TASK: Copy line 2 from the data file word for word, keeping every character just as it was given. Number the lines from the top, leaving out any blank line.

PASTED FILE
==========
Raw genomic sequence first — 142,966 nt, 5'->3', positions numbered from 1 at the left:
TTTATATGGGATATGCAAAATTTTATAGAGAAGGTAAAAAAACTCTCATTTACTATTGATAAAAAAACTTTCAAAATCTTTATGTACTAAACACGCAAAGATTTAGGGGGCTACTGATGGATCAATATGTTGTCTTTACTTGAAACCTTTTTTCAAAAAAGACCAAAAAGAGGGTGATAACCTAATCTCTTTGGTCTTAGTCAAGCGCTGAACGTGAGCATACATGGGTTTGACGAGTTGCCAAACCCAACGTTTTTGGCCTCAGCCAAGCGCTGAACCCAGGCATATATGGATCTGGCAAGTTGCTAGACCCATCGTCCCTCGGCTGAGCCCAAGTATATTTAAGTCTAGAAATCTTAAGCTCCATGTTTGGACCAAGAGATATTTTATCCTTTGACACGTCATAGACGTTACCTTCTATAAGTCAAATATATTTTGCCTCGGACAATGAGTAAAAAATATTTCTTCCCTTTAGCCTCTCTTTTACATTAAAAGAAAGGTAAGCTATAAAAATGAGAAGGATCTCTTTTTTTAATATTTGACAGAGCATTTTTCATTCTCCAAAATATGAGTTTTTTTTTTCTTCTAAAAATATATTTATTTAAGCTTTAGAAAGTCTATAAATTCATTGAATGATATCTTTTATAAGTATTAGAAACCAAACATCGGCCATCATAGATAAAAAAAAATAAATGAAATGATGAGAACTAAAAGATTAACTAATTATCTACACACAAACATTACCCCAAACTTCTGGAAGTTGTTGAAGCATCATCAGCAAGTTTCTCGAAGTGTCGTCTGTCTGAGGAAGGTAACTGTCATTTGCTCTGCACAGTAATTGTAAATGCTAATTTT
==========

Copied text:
TTTATATGGGATATGCAAAATTTTATAGAGAAGGTAAAAAAACTCTCATTTACTATTGATAAAAAAACTTTCAAAATCTTTATGTACTAAACACGCAAAGATTTAGGGGGCTACTGATGGATCAATATGTTGTCTTTACTTGAAACCTTTTTTCAAAAAAGACCAAAAAGAGGGTGATAACCTAATCTCTTTGGTCTTAGTCAAGCGCTGAACGTGAGCATACATGGGTTTGACGAGTTGCCAAACCCAACGTTTTTGGCCTCAGCCAAGCGCTGAACCCAGGCATATATGGATCTGGCAAGTTGCTAGACCCATCGTCCCTCGGCTGAGCCCAAGTATATTTAAGTCTAGAAATCTTAAGCTCCATGTTTGGACCAAGAGATATTTTATCCTTTGACACGTCATAGACGTTACCTTCTATAAGTCAAATATATTTTGCCTCGGACAATGAGTAAAAAATATTTCTTCCCTTTAGCCTCTCTTTTACATTAAAAGAAAGGTAAGCTATAAAAATGAGAAGGATCTCTTTTTTTAATATTTGACAGAGCATTTTTCATTCTCCAAAATATGAGTTTTTTTTTTCTTCTAAAAATATATTTATTTAAGCTTTAGAAAGTCTATAAATTCATTGAATGATATCTTTTATAAGTATTAGAAACCAAACATCGGCCATCATAGATAAAAAAAAATAAATGAAATGATGAGAACTAAAAGATTAACTAATTATCTACACACAAACATTACCCCAAACTTCTGGAAGTTGTTGAAGCATCATCAGCAAGTTTCTCGAAGTGTCGTCTGTCTGAGGAAGGTAACTGTCATTTGCTCTGCACAGTAATTGTAAATGCTAATTTT